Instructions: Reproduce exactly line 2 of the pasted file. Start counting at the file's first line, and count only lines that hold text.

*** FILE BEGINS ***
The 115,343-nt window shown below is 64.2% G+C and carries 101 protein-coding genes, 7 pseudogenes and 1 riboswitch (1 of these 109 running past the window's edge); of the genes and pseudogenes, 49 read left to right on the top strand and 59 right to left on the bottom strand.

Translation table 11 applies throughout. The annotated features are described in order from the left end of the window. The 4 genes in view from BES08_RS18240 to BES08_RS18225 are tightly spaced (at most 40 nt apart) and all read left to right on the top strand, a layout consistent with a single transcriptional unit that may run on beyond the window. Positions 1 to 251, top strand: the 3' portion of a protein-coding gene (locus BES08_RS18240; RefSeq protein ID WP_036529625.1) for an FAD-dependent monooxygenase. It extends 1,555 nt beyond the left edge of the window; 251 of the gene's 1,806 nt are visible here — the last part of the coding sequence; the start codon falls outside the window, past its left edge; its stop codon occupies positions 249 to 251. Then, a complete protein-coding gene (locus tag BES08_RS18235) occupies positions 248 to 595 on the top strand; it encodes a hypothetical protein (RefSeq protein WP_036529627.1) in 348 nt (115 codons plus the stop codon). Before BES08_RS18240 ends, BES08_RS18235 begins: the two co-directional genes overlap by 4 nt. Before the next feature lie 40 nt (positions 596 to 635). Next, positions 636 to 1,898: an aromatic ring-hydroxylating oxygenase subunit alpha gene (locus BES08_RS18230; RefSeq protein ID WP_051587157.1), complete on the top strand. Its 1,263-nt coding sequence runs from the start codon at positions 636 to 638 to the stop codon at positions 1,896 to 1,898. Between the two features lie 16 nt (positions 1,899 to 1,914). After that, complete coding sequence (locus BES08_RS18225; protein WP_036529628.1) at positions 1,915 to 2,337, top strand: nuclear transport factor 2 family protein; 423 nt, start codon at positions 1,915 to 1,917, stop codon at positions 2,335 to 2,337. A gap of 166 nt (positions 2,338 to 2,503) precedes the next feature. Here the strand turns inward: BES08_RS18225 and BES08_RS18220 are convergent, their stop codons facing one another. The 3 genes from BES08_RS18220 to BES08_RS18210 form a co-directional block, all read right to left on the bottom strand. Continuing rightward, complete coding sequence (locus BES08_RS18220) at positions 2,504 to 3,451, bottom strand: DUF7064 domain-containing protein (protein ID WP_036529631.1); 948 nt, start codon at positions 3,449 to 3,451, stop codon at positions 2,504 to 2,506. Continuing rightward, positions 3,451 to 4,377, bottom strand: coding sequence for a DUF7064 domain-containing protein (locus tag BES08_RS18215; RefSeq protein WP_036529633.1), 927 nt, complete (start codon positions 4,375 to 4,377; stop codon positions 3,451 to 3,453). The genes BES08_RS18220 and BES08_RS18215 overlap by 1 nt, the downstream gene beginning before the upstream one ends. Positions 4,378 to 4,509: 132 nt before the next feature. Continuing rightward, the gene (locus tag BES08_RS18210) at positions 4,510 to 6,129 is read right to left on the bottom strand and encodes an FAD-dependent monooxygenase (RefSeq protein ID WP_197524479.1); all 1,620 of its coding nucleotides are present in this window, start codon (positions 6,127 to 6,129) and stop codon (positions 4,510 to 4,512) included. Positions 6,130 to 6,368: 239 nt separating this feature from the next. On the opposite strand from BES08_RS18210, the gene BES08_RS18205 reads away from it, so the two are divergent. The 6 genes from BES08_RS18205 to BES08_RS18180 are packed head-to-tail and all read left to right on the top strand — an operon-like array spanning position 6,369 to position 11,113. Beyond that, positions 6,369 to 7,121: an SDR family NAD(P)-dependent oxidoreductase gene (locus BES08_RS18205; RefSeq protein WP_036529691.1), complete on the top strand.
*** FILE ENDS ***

Translation table 11 applies throughout. The annotated features are described in order from the left end of the window. The 4 genes in view from BES08_RS18240 to BES08_RS18225 are tightly spaced (at most 40 nt apart) and all read left to right on the top strand, a layout consistent with a single transcriptional unit that may run on beyond the window. Positions 1 to 251, top strand: the 3' portion of a protein-coding gene (locus BES08_RS18240; RefSeq protein ID WP_036529625.1) for an FAD-dependent monooxygenase. It extends 1,555 nt beyond the left edge of the window; 251 of the gene's 1,806 nt are visible here — the last part of the coding sequence; the start codon falls outside the window, past its left edge; its stop codon occupies positions 249 to 251. Then, a complete protein-coding gene (locus tag BES08_RS18235) occupies positions 248 to 595 on the top strand; it encodes a hypothetical protein (RefSeq protein WP_036529627.1) in 348 nt (115 codons plus the stop codon). Before BES08_RS18240 ends, BES08_RS18235 begins: the two co-directional genes overlap by 4 nt. Before the next feature lie 40 nt (positions 596 to 635). Next, positions 636 to 1,898: an aromatic ring-hydroxylating oxygenase subunit alpha gene (locus BES08_RS18230; RefSeq protein ID WP_051587157.1), complete on the top strand. Its 1,263-nt coding sequence runs from the start codon at positions 636 to 638 to the stop codon at positions 1,896 to 1,898. Between the two features lie 16 nt (positions 1,899 to 1,914). After that, complete coding sequence (locus BES08_RS18225; protein WP_036529628.1) at positions 1,915 to 2,337, top strand: nuclear transport factor 2 family protein; 423 nt, start codon at positions 1,915 to 1,917, stop codon at positions 2,335 to 2,337. A gap of 166 nt (positions 2,338 to 2,503) precedes the next feature. Here the strand turns inward: BES08_RS18225 and BES08_RS18220 are convergent, their stop codons facing one another. The 3 genes from BES08_RS18220 to BES08_RS18210 form a co-directional block, all read right to left on the bottom strand. Continuing rightward, complete coding sequence (locus BES08_RS18220) at positions 2,504 to 3,451, bottom strand: DUF7064 domain-containing protein (protein ID WP_036529631.1); 948 nt, start codon at positions 3,449 to 3,451, stop codon at positions 2,504 to 2,506. Continuing rightward, positions 3,451 to 4,377, bottom strand: coding sequence for a DUF7064 domain-containing protein (locus tag BES08_RS18215; RefSeq protein WP_036529633.1), 927 nt, complete (start codon positions 4,375 to 4,377; stop codon positions 3,451 to 3,453). The genes BES08_RS18220 and BES08_RS18215 overlap by 1 nt, the downstream gene beginning before the upstream one ends. Positions 4,378 to 4,509: 132 nt before the next feature. Continuing rightward, the gene (locus tag BES08_RS18210) at positions 4,510 to 6,129 is read right to left on the bottom strand and encodes an FAD-dependent monooxygenase (RefSeq protein ID WP_197524479.1); all 1,620 of its coding nucleotides are present in this window, start codon (positions 6,127 to 6,129) and stop codon (positions 4,510 to 4,512) included. Positions 6,130 to 6,368: 239 nt separating this feature from the next. On the opposite strand from BES08_RS18210, the gene BES08_RS18205 reads away from it, so the two are divergent. The 6 genes from BES08_RS18205 to BES08_RS18180 are packed head-to-tail and all read left to right on the top strand — an operon-like array spanning position 6,369 to position 11,113. Beyond that, positions 6,369 to 7,121: an SDR family NAD(P)-dependent oxidoreductase gene (locus BES08_RS18205; RefSeq protein WP_036529691.1), complete on the top strand.